|You know I'll pick the pulp cover!
Can you believe I've never read Frankenstein? It's only been on my bookshelf for 20 years. It was on the syllabus for a class I took, I diligently pre-bought all the books, and then it was removed for time when the class actually started. I see that this book cost me $2.60 and had been owned by some guy named Jason at the University of Tennessee, so how it got to me at Berkeley is a bit of a mystery. Who would bother transporting it? Did they really truck piles of used Penguins and Oxfords around the country for impoverished lit majors?
Well, we all know the story. Dr. Victor Frankenstein becomes fascinated with the origins of life and is finally able to create it himself! He fashions a creature from bits and bobs, animates it, and is horrified by what he's done. Repudiating his own creation, he leaves the poor creature to fend for itself, with terrible consequences. Finally, the creature heads off to the Arctic, never to be seen by man again...
What I didn't realize before I read the novel for myself was what a doof Victor Frankenstein is. Sure, he's a mad scientist, but who expected him to be such a dummy? He creates this creature and is so horrified that he runs away immediately, and then spends months hoping that the creature will just disappear into the void and never bother him again. When he does meet it again, he's shocked and offended that he's expected to do something about the situation he has created.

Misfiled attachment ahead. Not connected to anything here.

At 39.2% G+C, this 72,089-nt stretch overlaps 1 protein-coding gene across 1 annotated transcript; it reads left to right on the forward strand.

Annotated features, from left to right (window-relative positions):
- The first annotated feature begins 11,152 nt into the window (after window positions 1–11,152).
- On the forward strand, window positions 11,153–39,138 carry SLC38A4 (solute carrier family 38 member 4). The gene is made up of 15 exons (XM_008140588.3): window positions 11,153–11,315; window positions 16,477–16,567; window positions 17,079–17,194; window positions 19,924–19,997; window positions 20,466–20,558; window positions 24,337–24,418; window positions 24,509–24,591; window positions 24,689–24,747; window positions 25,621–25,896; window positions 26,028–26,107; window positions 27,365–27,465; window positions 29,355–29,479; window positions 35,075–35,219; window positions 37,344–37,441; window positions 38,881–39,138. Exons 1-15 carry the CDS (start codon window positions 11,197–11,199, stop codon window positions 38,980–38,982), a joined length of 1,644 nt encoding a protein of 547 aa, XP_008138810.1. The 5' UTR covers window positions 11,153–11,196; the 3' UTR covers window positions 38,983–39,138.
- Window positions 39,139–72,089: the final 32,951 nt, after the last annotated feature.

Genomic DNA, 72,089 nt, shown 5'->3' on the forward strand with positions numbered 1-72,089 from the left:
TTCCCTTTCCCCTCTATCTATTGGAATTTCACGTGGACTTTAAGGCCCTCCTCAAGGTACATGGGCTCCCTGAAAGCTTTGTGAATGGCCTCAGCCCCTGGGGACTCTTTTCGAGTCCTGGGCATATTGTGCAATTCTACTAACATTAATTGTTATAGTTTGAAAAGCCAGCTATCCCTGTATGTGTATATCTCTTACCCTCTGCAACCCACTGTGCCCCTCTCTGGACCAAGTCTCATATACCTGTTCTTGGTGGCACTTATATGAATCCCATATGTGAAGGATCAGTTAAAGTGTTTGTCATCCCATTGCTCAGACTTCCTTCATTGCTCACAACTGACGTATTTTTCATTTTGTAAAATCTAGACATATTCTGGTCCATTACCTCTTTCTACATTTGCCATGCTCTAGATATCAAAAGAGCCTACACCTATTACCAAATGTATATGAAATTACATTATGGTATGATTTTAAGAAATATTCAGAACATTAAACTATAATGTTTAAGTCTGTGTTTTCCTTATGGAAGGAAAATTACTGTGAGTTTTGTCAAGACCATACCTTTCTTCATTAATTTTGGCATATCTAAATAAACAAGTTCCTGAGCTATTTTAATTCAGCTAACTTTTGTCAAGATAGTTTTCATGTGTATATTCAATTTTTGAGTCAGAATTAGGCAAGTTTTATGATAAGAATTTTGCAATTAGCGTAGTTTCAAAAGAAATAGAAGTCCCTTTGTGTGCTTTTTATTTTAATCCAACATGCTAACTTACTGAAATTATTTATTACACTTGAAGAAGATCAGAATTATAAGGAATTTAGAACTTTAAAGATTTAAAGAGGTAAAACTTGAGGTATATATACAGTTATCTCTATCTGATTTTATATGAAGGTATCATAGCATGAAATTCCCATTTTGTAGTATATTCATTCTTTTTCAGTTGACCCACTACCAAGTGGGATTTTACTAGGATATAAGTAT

The creature, who has educated himself, wants to be a good person but is embittered by the treatment he inevitably receives from everyone who sees him. He quite reasonably asks for a companion, a girl, so that they can go off and live on their own. Frankenstein naturally doesn't want to, but promises to deliver, then changes his mind by reasoning that they might have children. (This seems like a fairly simple thing to prevent, actually, if you're the one stitching the body together. Just make sure she doesn't have the equipment.) Anyway, the creature promises a very specific revenge, but Frankenstein assumes it will take one form and--incredibly dopily--is surprised when the obvious happens.
Aside from Frankenstein's constant self-delusions, it's a great read, full of interesting themes to think about. Shelley was living right in the middle of an amazing time in science, and she was able to hear more about what was going on than many women would. The questions of what constitutes life, how far can we or should we go in discovering new knowledge, and what the dangers of all this might be were current issues, constantly discussed in her circle, and she turned them into the novel that launched a thousand questions and a million science fiction movies.